Buenvivir (or “well-being” / “living well”) is an age-old concept that became more globally popularized after the World People’s Conference on Climate Change and the Rights of Mother Earth in April 2010. The Cochabamba People’s Agreement was adopted by 35,000 representatives of social movements, indigenous peoples and others as an alternative to the “Copenhagen Accord” reached by the UN in 2009.
Since we began organizing around gender justice and founded the US chapter of the World March of Women we have seen a huge upsurge in participation in our work, because there is a hunger in the grassroots organizing sector to talk about the impact of patriarchy on their work. Our members have been joining a wave of feminist action as part of an ongoing effort to reclaim feminism for the grassroots.
At the end of 2015, Grassroots Global Justice, the Indigenous Environmental Network and the Climate Justice Alliance built the It Takes Roots to Weather the Storm delegation to Paris. We took to the streets along our social movement allies from around the world to raise the critical struggles facing frontline communities who are facing the worst impacts of the climate crisis an the extractive dig-burn-dump economy.
The SouthWest Organizing Project (SWOP) is a 36 year old social justice organization whose mission is to empower the disenfranchised in the Southwest to realize racial and gender equality and social and economic justice. New Mexico Con Mujeres is the feminist focus within SWOP and through the Grass Roots Global Justice (GGJ) we have become a working part of the World March of Women. SWOP, since its inception, has seen the need for international grassroots solidarity and to be able to represent the US, GGJ, SWOP materializes this intention.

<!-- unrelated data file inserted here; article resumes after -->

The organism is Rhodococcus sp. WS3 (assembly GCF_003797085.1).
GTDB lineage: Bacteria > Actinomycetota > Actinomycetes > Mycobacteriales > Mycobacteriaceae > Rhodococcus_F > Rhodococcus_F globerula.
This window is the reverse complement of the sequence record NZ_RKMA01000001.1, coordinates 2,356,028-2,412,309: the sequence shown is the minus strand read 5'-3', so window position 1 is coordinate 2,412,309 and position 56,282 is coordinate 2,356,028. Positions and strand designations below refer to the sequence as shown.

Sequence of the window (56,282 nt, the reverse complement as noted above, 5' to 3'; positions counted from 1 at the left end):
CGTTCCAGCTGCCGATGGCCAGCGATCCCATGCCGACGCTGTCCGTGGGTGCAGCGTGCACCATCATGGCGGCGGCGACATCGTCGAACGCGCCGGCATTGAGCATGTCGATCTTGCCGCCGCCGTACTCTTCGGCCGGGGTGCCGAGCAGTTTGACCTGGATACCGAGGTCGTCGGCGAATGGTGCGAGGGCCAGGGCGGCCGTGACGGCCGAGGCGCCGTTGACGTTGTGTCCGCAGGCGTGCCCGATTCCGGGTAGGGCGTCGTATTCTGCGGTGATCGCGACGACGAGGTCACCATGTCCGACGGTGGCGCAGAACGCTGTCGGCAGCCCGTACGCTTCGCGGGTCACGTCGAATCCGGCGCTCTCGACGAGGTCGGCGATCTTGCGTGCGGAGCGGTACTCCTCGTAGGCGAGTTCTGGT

The World March of Women (WMW) is comprised of National Coordinating Bodies (NCB’s) from each of the 65 countries and territories represented in the global movement. The International Meeting of the World March of Women is the highest decision making body of the global movement, and takes place every three years.
Watch this video of Kandi Mossett, Indigenous Environmental Network, sharing the impact on the local communities of the “Man Camps” -- camps of hundreds and sometimes thousands of men from the oil industry living in camps around the area. “The violence against women increased in our communities by 168%. We saw an increase in rape, domestic abuse, drug abuse, violent crimes against women and children.